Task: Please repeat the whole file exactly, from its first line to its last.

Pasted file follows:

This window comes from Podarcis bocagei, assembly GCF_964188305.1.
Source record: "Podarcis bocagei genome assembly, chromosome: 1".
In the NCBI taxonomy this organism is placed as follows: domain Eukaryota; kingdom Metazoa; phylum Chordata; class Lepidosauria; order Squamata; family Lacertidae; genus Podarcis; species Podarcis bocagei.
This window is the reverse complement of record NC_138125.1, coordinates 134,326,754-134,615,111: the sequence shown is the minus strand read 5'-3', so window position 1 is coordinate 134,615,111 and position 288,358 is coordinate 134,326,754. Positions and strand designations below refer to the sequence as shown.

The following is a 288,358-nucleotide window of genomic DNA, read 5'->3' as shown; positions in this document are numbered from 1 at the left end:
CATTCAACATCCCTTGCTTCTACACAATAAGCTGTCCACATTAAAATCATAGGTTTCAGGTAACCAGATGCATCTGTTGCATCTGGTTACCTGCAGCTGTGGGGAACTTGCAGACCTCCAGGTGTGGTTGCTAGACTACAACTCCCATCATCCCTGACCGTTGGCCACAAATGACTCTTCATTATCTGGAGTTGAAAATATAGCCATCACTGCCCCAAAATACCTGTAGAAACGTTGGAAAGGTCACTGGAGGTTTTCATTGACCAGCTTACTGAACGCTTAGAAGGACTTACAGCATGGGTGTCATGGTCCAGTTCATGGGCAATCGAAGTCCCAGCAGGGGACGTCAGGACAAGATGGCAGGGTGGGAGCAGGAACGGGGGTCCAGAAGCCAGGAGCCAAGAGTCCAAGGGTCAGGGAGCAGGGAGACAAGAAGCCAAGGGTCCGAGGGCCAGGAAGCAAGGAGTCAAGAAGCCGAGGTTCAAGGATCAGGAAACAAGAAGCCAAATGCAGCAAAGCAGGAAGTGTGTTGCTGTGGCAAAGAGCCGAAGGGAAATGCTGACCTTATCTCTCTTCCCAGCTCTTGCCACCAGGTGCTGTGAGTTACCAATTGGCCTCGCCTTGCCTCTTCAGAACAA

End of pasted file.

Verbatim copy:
This window comes from Podarcis bocagei, assembly GCF_964188305.1.
Source record: "Podarcis bocagei genome assembly, chromosome: 1".
In the NCBI taxonomy this organism is placed as follows: domain Eukaryota; kingdom Metazoa; phylum Chordata; class Lepidosauria; order Squamata; family Lacertidae; genus Podarcis; species Podarcis bocagei.
This window is the reverse complement of record NC_138125.1, coordinates 134,326,754-134,615,111: the sequence shown is the minus strand read 5'-3', so window position 1 is coordinate 134,615,111 and position 288,358 is coordinate 134,326,754. Positions and strand designations below refer to the sequence as shown.

The following is a 288,358-nucleotide window of genomic DNA, read 5'->3' as shown; positions in this document are numbered from 1 at the left end:
CATTCAACATCCCTTGCTTCTACACAATAAGCTGTCCACATTAAAATCATAGGTTTCAGGTAACCAGATGCATCTGTTGCATCTGGTTACCTGCAGCTGTGGGGAACTTGCAGACCTCCAGGTGTGGTTGCTAGACTACAACTCCCATCATCCCTGACCGTTGGCCACAAATGACTCTTCATTATCTGGAGTTGAAAATATAGCCATCACTGCCCCAAAATACCTGTAGAAACGTTGGAAAGGTCACTGGAGGTTTTCATTGACCAGCTTACTGAACGCTTAGAAGGACTTACAGCATGGGTGTCATGGTCCAGTTCATGGGCAATCGAAGTCCCAGCAGGGGACGTCAGGACAAGATGGCAGGGTGGGAGCAGGAACGGGGGTCCAGAAGCCAGGAGCCAAGAGTCCAAGGGTCAGGGAGCAGGGAGACAAGAAGCCAAGGGTCCGAGGGCCAGGAAGCAAGGAGTCAAGAAGCCGAGGTTCAAGGATCAGGAAACAAGAAGCCAAATGCAGCAAAGCAGGAAGTGTGTTGCTGTGGCAAAGAGCCGAAGGGAAATGCTGACCTTATCTCTCTTCCCAGCTCTTGCCACCAGGTGCTGTGAGTTACCAATTGGCCTCGCCTTGCCTCTTCAGAACAA